• Geoffrey – I am sure in the 80s, 70s or 60s, “we” (ie Liberals who considered ourselves radical, whether Young or not, would not have used the term “Social Liberal”, because at that time, although “neoliberal” might have been in academic use for a style of freewheeling capitalism, it was still accepted that liberalism, economically, would have involved redistribution to allow more people freedom. As someone who would have favoured the continuation of a mixed economy onwards from the 70s, I am sure I could have easily been described as an economic liberal at that time, especially when combined with ideas of worker ownership etc. Friedman style ideas would not have had any traction whatever as liberal (certainly not Liberal) ideas.

  • Bill,
    you’re massively over-simplifying by relying on monetary policy alone as the decisive factor in economics.

    Monetary policy cannot, and should not be decided independently of the network of interdependent policies adopted by a government, each which have their own financial implications.

    For example, the level of infrastructure spending and the rise in personal allowances pushed for by LibDems will impact any nominal demand levels irrespective of any separate targetting measures – these actions aren’t just good for the economy, they have tangible results and are socially desirable too.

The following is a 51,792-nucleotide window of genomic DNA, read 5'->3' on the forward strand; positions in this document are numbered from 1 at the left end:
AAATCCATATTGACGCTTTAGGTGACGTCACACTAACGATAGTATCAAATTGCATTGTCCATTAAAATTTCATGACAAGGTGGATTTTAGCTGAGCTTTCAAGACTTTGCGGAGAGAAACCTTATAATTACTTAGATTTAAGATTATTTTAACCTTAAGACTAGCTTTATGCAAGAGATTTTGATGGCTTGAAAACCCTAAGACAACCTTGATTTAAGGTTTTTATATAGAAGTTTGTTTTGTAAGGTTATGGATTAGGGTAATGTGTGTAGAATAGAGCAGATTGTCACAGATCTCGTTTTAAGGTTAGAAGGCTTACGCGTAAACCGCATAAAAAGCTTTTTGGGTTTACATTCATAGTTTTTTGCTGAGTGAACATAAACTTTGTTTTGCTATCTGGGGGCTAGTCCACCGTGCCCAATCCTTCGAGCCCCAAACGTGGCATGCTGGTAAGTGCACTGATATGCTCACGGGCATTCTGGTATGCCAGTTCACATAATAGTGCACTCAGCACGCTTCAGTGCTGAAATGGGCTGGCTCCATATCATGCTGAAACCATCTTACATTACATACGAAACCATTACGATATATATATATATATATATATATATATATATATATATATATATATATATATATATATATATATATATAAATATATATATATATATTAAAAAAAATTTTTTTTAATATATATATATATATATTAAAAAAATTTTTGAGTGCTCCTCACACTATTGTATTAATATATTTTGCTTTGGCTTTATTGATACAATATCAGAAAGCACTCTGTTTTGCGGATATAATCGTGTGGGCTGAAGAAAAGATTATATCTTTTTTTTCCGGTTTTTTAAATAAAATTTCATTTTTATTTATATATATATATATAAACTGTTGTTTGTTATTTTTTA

Try canvassing public opinion on the subject, monetary policy is obscure elitism which doesn’t fire the popular imagination.

  • Richard Dean 10th Feb '13 - 3:02pm

    Of course business people adjust for inflation, it is nonsense to say otherwise.

    Big businesses, like Tesco or BP, have the ability to pay for experts to make predictions about what inflation will be and what growth will be, and those experts will function equally well under inflation targeting or NGDP targeting – as long as they know what kind of targeting it is, they’ll cope.

    Small businesses, like mine, haven’t got a clue about how NGDP will affect demand for their products or services, so NGDP targeting is no help at all. Even if we can predict what will happen to our business sector, we still can’t predict what will happen to our access to a small part of it. But we do know that, if inflation is held at a certain value, we can at least predict what our costs will be for any particular business development proposal.

    So if small businesses are to be the engine of recovery, inflation targeting would seem to be the better way forward.